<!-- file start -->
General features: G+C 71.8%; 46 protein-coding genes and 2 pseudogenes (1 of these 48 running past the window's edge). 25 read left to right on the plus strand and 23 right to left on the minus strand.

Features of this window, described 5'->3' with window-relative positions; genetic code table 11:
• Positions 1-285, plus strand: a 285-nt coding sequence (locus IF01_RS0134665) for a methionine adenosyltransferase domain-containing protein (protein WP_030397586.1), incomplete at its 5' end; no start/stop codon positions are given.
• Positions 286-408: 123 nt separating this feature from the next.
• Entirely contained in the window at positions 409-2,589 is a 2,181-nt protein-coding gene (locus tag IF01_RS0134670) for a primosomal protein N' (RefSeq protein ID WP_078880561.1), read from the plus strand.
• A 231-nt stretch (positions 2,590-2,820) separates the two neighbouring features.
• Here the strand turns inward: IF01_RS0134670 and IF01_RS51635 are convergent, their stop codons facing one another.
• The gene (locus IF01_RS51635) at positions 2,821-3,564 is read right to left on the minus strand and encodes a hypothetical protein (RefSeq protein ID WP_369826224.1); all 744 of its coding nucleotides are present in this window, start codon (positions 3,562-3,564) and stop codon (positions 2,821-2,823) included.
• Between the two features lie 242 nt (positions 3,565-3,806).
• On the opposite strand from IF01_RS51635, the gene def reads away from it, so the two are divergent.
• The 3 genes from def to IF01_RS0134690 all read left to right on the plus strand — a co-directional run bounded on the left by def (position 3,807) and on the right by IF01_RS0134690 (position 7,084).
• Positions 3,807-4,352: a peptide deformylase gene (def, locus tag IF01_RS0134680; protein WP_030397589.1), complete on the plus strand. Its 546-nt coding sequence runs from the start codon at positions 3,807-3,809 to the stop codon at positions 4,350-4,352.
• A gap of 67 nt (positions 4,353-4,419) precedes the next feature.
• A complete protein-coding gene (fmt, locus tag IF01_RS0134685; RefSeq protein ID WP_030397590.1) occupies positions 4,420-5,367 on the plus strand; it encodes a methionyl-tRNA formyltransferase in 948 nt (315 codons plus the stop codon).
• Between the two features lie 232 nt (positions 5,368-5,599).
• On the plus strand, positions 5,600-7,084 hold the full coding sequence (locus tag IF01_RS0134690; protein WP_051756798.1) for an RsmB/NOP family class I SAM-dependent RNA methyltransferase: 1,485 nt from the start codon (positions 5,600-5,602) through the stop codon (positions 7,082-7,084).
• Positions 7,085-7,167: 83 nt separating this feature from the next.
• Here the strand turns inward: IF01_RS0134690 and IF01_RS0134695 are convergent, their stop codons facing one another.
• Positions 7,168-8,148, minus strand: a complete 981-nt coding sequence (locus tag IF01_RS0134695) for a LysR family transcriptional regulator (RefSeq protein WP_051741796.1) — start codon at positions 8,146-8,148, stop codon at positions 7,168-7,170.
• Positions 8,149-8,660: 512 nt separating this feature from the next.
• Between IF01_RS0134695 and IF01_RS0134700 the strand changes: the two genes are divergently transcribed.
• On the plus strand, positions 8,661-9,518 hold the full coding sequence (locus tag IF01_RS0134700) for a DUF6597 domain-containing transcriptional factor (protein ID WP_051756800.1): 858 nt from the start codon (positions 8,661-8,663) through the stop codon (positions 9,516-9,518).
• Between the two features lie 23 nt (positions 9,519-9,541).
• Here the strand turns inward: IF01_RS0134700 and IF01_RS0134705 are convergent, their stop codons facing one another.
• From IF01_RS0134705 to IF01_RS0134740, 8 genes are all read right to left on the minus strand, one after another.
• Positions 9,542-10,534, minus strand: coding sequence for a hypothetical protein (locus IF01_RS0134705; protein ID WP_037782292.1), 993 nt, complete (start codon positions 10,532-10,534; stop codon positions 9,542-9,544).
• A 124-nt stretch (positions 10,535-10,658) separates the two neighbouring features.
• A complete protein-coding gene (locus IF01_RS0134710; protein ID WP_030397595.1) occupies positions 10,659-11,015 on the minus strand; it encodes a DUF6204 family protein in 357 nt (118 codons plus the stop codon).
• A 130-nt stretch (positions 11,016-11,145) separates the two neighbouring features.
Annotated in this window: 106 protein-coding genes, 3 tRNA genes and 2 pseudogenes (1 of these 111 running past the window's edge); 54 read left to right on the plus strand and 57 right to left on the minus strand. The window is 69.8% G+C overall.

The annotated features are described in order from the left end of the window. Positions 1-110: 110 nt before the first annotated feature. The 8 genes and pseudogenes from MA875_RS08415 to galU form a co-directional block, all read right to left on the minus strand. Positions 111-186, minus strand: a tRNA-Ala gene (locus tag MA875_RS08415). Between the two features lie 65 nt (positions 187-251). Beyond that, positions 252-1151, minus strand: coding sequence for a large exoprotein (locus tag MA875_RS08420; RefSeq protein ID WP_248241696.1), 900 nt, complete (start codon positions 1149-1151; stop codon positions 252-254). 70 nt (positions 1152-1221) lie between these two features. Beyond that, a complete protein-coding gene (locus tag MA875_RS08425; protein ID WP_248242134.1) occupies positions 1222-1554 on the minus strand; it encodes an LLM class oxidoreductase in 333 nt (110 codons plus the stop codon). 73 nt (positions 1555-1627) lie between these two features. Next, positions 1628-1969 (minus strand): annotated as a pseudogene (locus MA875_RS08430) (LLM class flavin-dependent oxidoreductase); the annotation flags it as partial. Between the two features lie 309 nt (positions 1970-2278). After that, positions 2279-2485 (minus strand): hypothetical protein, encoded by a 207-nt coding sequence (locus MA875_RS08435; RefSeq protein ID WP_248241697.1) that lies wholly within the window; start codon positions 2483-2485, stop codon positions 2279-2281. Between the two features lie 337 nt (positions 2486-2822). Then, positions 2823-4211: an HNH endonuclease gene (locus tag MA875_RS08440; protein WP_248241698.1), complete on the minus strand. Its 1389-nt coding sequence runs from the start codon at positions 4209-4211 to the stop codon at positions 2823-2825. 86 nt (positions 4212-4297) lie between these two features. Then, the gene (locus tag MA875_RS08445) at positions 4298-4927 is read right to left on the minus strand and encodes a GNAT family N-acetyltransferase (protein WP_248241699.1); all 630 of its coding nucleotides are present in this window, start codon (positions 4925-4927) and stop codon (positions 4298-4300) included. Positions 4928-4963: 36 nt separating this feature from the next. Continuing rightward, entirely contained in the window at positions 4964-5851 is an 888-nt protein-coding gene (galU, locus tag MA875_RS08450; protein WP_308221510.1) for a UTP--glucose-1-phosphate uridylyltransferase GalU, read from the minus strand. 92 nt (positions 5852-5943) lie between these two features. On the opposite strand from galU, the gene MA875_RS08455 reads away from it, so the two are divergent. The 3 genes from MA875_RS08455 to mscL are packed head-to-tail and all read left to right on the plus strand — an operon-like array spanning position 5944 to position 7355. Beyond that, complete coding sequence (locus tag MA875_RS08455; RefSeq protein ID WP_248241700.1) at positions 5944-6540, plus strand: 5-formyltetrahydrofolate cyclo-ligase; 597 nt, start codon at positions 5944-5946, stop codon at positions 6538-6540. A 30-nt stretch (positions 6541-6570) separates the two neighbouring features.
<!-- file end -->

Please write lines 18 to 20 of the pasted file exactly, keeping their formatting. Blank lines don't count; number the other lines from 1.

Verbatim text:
• Here the strand turns inward: IF01_RS0134690 and IF01_RS0134695 are convergent, their stop codons facing one another.
• Positions 7,168-8,148, minus strand: a complete 981-nt coding sequence (locus tag IF01_RS0134695) for a LysR family transcriptional regulator (RefSeq protein WP_051741796.1) — start codon at positions 8,146-8,148, stop codon at positions 7,168-7,170.
• Positions 8,149-8,660: 512 nt separating this feature from the next.